Smirk

I have no idea what this kid is thinking--and neither do you.

Cards on the table: I'm frequently uncomfortable around teenagers.

As an educator, this has been a hard thing for me to accept about myself. My initial training was to be a band director, more specifically, a high school (and hopefully, eventually, college) band director. I didn't really get to do that until 2011, when, coming out of the recession, I was hired back to Banks as a half-time middle and high school band and choir director. There I found many kids I liked and enjoyed working with, some who were difficult, and a few who scared me.

More cards on the table: boy energy agitates me, sometimes to the point of shutting down.

As boys get bigger, they also get louder, their impulses more dangerous. I've seen boys in the fifth grade (the oldest kids I work with, now that I'm an elementary music teacher, band together into disruptive proto-gangs. I've seen them play at, and sometimes actually engage in, acts of violence against each other, because it's fun. Given free rein, they'll scream, shout, even roar as they rush out to the playground for recess.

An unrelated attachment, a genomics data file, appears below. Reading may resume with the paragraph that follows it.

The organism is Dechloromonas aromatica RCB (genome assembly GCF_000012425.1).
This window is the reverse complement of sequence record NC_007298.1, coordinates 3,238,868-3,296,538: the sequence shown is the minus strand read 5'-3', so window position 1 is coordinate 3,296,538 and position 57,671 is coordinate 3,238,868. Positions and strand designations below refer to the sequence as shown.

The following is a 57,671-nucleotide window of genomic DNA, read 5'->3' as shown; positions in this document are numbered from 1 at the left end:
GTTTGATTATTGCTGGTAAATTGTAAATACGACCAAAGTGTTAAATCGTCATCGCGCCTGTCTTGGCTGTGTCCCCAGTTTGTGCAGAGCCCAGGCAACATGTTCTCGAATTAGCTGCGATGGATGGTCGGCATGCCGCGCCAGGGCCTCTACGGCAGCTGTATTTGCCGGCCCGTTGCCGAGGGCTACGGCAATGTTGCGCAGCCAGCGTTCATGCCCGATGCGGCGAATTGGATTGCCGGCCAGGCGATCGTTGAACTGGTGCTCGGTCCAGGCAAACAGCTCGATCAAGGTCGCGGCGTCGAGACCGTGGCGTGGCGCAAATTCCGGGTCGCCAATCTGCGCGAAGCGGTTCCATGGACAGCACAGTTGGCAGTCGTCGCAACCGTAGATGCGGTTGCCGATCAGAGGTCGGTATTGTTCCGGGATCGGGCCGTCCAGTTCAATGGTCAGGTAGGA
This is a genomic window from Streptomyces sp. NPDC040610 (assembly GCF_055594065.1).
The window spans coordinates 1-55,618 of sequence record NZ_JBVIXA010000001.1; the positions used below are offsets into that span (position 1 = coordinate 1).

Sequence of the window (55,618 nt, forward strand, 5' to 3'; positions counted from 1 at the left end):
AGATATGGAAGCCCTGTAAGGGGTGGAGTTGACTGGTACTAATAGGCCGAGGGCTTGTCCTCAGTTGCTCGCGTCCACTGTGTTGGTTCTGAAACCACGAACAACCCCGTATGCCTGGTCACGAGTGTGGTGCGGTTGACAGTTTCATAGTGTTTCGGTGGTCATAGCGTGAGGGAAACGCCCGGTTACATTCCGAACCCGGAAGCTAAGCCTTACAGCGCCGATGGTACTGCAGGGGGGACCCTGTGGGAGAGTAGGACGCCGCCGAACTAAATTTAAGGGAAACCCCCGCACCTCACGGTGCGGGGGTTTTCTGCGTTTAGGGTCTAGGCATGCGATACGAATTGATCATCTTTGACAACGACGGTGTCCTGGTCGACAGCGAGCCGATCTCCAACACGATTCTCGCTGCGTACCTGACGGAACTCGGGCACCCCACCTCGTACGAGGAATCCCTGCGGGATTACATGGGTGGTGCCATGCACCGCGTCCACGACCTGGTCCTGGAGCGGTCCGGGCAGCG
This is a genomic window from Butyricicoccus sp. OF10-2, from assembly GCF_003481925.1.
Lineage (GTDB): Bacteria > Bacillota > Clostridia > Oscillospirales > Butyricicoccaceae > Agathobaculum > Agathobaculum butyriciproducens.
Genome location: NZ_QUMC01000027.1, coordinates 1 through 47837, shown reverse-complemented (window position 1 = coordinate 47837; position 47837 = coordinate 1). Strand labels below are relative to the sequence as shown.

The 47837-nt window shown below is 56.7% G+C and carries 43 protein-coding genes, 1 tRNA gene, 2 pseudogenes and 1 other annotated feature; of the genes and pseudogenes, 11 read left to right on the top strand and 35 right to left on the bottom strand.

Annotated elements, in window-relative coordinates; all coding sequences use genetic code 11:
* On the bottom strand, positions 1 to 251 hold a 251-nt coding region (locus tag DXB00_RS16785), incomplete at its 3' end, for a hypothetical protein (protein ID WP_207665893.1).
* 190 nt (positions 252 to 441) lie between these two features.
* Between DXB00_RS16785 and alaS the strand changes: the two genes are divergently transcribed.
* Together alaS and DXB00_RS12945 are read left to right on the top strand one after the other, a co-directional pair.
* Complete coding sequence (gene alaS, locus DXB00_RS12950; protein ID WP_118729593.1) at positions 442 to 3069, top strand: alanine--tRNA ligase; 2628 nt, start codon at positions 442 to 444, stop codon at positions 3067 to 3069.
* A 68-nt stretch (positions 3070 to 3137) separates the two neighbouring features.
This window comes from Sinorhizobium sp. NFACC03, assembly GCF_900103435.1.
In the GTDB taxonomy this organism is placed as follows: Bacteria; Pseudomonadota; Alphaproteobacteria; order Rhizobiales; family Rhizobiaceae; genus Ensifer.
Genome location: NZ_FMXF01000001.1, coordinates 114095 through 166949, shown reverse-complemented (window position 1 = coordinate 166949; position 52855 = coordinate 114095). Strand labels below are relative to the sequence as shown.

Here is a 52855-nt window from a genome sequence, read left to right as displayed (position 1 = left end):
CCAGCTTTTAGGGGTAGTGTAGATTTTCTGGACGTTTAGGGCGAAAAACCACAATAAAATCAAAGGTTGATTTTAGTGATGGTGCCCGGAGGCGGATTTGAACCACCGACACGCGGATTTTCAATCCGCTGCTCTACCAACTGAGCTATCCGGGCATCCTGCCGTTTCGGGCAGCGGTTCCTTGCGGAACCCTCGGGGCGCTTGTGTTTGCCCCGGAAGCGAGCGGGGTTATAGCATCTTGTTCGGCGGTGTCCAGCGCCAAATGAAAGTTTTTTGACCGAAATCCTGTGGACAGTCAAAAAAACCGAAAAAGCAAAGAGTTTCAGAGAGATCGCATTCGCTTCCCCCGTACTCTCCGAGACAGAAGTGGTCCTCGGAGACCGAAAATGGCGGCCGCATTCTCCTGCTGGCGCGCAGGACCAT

So there are two levels of discomfort I experience just going into the now infamous video of a complex confrontation between Catholic School teenaged boys wearing "Make America Great Again" hats, an intentionally confrontational group of African-American activists, and a Native American elder trying to defuse the situation with a drumming and singing ritual that was probably completely outside the experience of those boys. I don't approve of their diocese sending them to Washington to participate in an anti-abortion rally, in their supervisors permitting them to wear those inflammatory red hats, or the actions of the counter-protestors who were trying to get a rise out of them. I also think the elder was naive in thinking his own actions might help ease the tension: these naive kids didn't know what to make of him, and reacted based on their own ignorant understanding of what he was doing.

I hope we're clear, then, in that the very presence of these kids in that place, for those reasons, at this time in American history was, in my opinion, a violation of their school's and church's responsibility for their education and formation as moral citizens and adults.